It’s hard to think about, but the possibility always exists that at some point in our life we become severely incapacitated or wind up in a permanent vegetative state with little or no chance of recovery. Modern medicine and technology can prolong life for individuals in such situations, but that doesn’t necessarily mean the person is “living.” If you want to be able to determine what kind of life-extending treatment you would like to receive – or not receive – in such an unfortunate circumstance, you should consider preparing a living will.
A living will is a very serious document created by an individual planning for the future if they are in a permanent vegetative state with no sense of recovery. It specifies the kinds of “extraordinary measures” that doctors can take can keep you alive and whether you would like such measures to be taken or not.
The National Institute on Aging lists a number of extraordinary measures that should be addressed in your Florida living well, as well as in a “Do Not Resuscitate” (DNR) order which advises physicians or other medical personnel that you do not want them to try to return your heart to a normal rhythm if it stops or is beating unevenly.
Make sure your living will discusses and expresses your wishes as to:
- CPR (cardiopulmonary resuscitation)
- ventilator use
- artificial nutrition (tube feeding) or artificial hydration (intravenous fluids)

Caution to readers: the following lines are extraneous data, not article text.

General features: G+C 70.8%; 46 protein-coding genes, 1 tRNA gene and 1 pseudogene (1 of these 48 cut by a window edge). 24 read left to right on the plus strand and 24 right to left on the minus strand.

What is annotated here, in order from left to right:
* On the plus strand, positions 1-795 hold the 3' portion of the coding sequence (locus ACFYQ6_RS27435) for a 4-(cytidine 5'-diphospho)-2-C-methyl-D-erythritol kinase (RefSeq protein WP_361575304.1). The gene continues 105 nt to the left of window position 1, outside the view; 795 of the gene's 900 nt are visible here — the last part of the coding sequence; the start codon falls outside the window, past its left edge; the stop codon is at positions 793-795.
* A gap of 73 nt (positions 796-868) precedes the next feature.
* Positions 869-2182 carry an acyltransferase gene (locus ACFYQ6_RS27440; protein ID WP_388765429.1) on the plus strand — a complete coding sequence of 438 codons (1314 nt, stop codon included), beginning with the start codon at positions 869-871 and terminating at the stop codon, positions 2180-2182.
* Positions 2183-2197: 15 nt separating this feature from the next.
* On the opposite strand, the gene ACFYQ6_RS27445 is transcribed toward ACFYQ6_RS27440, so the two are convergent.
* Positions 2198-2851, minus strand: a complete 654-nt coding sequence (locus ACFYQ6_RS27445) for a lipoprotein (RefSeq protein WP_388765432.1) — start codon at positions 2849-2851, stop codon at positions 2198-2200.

- comfort care (managing pain and suffering)
Under Florida law, a living will must be signed by its maker in the presence of two witnesses, at least one of whom is neither the spouse nor a blood relative of the maker.
If you signed a living will in another state, in will be valid in Florida if it was signed in compliance with the living will laws of that other states. Once a living will has been signed, the maker should notify and provide a copy to their physician.
A Florida living will may be revoked by the maker at any time by a signed and dated letter of revocation; by physically canceling or destroying the original document; by an oral expression of one’s intent to revoke; or by means of a later executed document which is materially different from the former document.
Given the importance of such a document, it is important to consult with an experienced estate planning lawyer who can help you prepare your living will in compliance with Florida law.
Southwest Florida Estate Planning, PLLC: Naples Elder Law Attorney
If you would like to discuss living wills or other issues involving advance-care planning, please give me a call at (239) 216-4107 or fill out our online form. As a Florida elder law and estate planning lawyer, I work with clients at all stages of life to help them take charge of their futures and take care of their families.